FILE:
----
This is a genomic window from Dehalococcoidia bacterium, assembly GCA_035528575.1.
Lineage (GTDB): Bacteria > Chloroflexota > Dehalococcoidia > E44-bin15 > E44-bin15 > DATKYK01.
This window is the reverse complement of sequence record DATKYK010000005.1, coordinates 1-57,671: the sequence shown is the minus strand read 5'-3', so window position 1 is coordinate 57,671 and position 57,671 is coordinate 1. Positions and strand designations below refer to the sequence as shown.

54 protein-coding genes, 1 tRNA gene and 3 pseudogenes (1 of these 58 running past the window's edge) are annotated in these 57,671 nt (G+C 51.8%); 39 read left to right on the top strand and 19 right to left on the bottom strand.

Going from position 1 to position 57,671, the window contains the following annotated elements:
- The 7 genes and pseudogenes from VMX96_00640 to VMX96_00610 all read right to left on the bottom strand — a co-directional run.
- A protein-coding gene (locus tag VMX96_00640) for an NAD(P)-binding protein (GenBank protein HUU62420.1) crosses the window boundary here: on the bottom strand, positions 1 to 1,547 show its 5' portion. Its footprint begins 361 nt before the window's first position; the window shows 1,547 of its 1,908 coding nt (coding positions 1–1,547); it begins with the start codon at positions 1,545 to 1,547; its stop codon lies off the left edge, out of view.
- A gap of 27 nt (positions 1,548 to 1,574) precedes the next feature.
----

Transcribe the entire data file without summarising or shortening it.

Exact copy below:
This is a genomic window from Dehalococcoidia bacterium, assembly GCA_035528575.1.
Lineage (GTDB): Bacteria > Chloroflexota > Dehalococcoidia > E44-bin15 > E44-bin15 > DATKYK01.
This window is the reverse complement of sequence record DATKYK010000005.1, coordinates 1-57,671: the sequence shown is the minus strand read 5'-3', so window position 1 is coordinate 57,671 and position 57,671 is coordinate 1. Positions and strand designations below refer to the sequence as shown.

54 protein-coding genes, 1 tRNA gene and 3 pseudogenes (1 of these 58 running past the window's edge) are annotated in these 57,671 nt (G+C 51.8%); 39 read left to right on the top strand and 19 right to left on the bottom strand.

Going from position 1 to position 57,671, the window contains the following annotated elements:
- The 7 genes and pseudogenes from VMX96_00640 to VMX96_00610 all read right to left on the bottom strand — a co-directional run.
- A protein-coding gene (locus tag VMX96_00640) for an NAD(P)-binding protein (GenBank protein HUU62420.1) crosses the window boundary here: on the bottom strand, positions 1 to 1,547 show its 5' portion. Its footprint begins 361 nt before the window's first position; the window shows 1,547 of its 1,908 coding nt (coding positions 1–1,547); it begins with the start codon at positions 1,545 to 1,547; its stop codon lies off the left edge, out of view.
- A gap of 27 nt (positions 1,548 to 1,574) precedes the next feature.